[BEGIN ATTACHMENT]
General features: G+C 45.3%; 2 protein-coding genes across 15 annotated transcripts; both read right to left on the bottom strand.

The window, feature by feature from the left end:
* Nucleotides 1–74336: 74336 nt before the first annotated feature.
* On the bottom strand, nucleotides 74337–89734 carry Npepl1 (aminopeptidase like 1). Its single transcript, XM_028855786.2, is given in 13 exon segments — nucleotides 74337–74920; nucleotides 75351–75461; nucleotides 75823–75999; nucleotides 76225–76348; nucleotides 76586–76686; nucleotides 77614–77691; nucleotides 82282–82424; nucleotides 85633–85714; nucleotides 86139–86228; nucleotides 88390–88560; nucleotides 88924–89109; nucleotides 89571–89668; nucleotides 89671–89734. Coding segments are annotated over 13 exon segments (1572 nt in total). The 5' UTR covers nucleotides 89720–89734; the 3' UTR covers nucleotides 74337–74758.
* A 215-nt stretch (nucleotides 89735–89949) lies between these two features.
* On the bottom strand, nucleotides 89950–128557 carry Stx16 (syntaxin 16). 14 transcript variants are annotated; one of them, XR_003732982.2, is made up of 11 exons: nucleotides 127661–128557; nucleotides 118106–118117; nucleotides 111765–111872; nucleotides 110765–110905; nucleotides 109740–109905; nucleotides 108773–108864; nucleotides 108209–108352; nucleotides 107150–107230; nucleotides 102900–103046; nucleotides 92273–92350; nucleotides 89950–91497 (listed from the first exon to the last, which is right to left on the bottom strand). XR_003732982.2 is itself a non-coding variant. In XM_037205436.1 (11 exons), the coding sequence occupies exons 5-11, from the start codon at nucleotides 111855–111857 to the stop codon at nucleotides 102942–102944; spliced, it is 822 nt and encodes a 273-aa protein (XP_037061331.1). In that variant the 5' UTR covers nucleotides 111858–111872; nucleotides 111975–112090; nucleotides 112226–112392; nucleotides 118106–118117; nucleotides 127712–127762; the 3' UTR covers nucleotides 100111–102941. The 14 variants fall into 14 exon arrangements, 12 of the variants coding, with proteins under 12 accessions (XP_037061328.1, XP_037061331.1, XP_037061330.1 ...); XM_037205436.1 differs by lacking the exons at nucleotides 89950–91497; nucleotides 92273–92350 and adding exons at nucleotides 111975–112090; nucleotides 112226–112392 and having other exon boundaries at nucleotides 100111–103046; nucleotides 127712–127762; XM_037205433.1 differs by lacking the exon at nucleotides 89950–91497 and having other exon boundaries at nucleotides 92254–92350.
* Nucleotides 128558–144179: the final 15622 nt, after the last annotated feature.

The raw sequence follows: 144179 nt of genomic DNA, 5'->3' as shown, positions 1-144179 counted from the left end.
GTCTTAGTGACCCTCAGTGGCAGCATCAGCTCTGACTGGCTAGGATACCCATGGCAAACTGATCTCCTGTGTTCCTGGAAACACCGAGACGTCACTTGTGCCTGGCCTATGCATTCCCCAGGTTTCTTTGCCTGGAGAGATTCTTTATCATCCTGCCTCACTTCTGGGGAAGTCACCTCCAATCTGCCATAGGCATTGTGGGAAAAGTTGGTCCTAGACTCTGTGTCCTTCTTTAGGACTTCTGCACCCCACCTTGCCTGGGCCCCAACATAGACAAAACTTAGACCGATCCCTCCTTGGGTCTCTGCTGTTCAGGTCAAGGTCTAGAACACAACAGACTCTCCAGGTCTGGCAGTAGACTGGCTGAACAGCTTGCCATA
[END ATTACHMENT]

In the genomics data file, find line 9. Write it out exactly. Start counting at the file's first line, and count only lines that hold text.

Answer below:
GTCTTAGTGACCCTCAGTGGCAGCATCAGCTCTGACTGGCTAGGATACCCATGGCAAACTGATCTCCTGTGTTCCTGGAAACACCGAGACGTCACTTGTGCCTGGCCTATGCATTCCCCAGGTTTCTTTGCCTGGAGAGATTCTTTATCATCCTGCCTCACTTCTGGGGAAGTCACCTCCAATCTGCCATAGGCATTGTGGGAAAAGTTGGTCCTAGACTCTGTGTCCTTCTTTAGGACTTCTGCACCCCACCTTGCCTGGGCCCCAACATAGACAAAACTTAGACCGATCCCTCCTTGGGTCTCTGCTGTTCAGGTCAAGGTCTAGAACACAACAGACTCTCCAGGTCTGGCAGTAGACTGGCTGAACAGCTTGCCATA